(10-23-2022, 10:17 AM)TRANSPARENT Wrote:  I brought my first road bike approximately a month ago and I’m now addicted! My question is about indoor training over the winter. Although I have a Peloton to ride indoors, I was thinking of getting a trainer for my bicycle. I was wondering if anyone has an opinion on this as it seems to me training indoors on my own bicycle over riding the peloton might give me some advantages? My goal is to establish my baseline and start to improve it.

Welcome to the BikeRide Forum, @TRANSPARENT !

Here is a reply via a Facebook post by our community member Jumbish Jain:
"Having your bike on an indoor trainer is a very good option. It’s safe, practical, cheap and very efficient way to enjoy riding. It’s not always possible to ride outdoor. Tacx Neo 2T is the best indoor trainer. Just be mindful of the chainstay design of your bike. Some aerodynamic road bikes have a very narrow chainstay and it rubs against the frame of Tacx Trainer."
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#4
I've been a Spinning instructor for over 25 years. When Spinning, Maddog athletics, was the only, and original, indoor cycling program. It taught me alot about myself from discipline, self motivation, focus, training design, nutrition, and at the very foundation, heart rate training. The best way to measure your fitness and progress, IMHO, is using a heart rate monitor. Of course, now, it's been copied and bastardised. The main focus is to simulate, as best as possible, riding outside. Do you ride with one hand behind your back? Do you pedal backwards? Do you use wights on a ride? I can't believe what I've seen over the years. One class they actually had students remove their saddle for the entire class! 😬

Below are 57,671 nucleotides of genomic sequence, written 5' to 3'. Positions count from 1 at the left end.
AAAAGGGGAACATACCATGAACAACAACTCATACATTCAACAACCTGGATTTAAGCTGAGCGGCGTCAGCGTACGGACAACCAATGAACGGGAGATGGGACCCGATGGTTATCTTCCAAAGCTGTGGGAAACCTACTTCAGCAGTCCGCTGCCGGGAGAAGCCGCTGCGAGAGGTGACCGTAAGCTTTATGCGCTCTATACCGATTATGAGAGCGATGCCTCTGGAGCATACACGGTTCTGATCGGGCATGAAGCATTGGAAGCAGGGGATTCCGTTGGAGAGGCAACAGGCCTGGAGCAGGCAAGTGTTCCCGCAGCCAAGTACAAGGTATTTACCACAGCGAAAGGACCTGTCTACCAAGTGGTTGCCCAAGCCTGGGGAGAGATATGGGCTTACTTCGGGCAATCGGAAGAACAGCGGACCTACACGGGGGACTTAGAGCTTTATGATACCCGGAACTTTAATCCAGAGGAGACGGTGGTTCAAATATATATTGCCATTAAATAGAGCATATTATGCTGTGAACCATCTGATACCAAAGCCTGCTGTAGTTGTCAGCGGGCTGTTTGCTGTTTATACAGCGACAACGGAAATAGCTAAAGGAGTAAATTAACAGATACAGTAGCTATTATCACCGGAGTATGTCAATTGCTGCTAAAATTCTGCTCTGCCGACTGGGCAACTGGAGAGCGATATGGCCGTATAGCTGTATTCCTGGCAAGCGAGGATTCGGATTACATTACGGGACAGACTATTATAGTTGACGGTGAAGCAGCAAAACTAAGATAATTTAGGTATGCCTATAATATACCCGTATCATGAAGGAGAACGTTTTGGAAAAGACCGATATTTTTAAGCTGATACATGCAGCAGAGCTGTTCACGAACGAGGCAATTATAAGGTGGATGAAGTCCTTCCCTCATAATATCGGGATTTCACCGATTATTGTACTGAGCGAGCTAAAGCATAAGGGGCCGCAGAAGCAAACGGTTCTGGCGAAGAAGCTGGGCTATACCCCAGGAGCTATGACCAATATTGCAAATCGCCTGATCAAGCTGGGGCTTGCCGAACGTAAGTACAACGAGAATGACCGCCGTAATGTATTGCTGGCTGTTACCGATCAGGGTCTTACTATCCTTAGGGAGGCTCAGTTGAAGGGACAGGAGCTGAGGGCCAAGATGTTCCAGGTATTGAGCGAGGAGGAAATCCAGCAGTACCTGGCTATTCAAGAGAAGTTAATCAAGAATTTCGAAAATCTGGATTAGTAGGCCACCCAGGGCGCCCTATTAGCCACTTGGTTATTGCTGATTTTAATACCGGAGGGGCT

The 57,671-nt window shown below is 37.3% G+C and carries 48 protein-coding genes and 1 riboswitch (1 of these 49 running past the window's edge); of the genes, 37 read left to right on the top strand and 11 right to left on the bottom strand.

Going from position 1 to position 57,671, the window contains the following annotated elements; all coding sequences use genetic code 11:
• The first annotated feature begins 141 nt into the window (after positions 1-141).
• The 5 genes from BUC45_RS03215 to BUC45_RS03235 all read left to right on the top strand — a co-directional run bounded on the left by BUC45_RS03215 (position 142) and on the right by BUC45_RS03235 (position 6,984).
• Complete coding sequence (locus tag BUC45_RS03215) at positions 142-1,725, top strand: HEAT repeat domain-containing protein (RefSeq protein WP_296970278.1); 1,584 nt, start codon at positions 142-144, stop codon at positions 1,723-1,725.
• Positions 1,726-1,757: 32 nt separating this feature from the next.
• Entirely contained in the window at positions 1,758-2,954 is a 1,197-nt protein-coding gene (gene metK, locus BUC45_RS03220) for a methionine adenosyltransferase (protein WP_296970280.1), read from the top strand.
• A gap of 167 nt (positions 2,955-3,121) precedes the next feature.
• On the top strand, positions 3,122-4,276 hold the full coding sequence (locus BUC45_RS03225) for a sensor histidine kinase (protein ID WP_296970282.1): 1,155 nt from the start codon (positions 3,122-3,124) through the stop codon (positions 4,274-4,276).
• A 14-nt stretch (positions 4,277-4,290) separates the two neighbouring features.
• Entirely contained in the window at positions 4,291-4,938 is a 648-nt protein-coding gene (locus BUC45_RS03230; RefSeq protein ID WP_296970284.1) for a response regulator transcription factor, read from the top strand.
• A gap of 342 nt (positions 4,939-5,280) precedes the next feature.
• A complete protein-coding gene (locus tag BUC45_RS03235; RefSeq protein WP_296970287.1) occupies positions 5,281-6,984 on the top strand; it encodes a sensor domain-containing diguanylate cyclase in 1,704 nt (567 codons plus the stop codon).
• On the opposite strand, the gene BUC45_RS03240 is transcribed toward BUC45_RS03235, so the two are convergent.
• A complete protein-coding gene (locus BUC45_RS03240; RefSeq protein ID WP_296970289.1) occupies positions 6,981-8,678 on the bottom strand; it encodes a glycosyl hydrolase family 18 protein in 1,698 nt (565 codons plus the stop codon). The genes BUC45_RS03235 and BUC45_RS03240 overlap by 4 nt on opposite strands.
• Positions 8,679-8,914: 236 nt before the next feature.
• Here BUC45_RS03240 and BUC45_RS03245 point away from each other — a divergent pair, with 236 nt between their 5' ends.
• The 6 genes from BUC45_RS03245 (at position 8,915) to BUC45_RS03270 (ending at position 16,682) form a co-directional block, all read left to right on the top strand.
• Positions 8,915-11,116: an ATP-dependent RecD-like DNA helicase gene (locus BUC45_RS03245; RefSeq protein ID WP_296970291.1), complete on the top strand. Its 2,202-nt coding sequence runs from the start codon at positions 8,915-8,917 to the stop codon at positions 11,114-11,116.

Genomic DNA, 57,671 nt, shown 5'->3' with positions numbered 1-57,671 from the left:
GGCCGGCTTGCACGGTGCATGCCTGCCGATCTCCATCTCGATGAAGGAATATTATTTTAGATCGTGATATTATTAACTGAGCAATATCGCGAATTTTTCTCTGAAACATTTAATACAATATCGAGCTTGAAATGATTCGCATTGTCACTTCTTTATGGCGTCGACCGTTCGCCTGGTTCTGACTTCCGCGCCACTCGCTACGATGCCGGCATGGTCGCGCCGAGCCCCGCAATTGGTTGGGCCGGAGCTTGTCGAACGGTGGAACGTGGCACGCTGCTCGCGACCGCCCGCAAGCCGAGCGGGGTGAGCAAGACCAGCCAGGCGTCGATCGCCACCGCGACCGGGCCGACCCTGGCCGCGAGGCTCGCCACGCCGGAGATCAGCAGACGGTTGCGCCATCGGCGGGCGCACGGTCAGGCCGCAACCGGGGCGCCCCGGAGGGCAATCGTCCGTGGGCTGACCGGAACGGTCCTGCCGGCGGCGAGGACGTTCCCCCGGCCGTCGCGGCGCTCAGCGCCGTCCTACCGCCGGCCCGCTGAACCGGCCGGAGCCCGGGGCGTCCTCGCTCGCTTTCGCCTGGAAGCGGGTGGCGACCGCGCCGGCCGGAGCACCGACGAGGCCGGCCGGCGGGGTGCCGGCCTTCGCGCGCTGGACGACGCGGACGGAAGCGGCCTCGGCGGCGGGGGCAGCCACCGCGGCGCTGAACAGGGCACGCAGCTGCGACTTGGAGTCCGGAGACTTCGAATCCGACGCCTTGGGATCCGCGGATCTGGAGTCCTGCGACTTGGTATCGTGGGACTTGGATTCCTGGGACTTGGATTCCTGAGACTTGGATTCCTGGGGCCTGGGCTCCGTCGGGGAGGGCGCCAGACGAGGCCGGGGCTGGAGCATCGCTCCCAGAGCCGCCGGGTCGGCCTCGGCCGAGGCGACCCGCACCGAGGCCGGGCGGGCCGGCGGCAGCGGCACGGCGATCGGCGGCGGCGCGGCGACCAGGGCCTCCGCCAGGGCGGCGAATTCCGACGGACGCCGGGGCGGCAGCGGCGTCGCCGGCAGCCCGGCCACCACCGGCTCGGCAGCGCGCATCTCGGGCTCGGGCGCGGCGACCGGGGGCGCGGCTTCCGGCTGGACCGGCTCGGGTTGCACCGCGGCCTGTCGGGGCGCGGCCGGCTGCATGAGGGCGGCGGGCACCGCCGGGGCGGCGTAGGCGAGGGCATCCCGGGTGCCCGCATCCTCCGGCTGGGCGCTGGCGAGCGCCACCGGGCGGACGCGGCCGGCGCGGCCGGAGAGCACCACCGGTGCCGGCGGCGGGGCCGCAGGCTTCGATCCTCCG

Sorry, I went off there a bit, but before Spinning, I started indoor training on a magnetic resistance trainer. I thought that was the greatest invention. Then came rollers. Then Spin. Now I see the pelotons and Zwift and wonder if I should go there. I still have 2 Spin bikes, teach occasionally, and live in Florida, so I'm out as much as possible.
Train with your heart- enjoy the journey.
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#5
I use a fluid trainer, simple and keeps things rolling and me loosened up in the off season, yes they can be boring but things can be done to help with that depending on where you have the bike set up at. I will also mention, that if you are a cyclist that wishes to learn and become their own wrench, a fluid trainer can be used as a bike shop stand capable of many service tasks. So it now has a dual purpose all year round while you squirrel away pennies for tools and maybe a quality work stand in the future!
There are two kinds of people in the world, "Those who help themselves to people, and those who help people!"
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#6
That's an interesting question!

I think riding indoors on your own bicycle might give you some advantages. For one thing, you can control the intensity and duration of your workouts, which is something that's tough to do in a peloton. Also, it's more convenient to ride whenever you want—you don't have to coordinate with other people or make sure the weather is good enough for riding outdoors.

However, there are also some disadvantages: It can be hard to get accurate feedback about how fast you're going if you don't have a speedometer on your bike, and that can make it hard to know how much effort you're putting into each workout or whether or not you're improving over time.

Overall, though? I think it sounds like a great idea!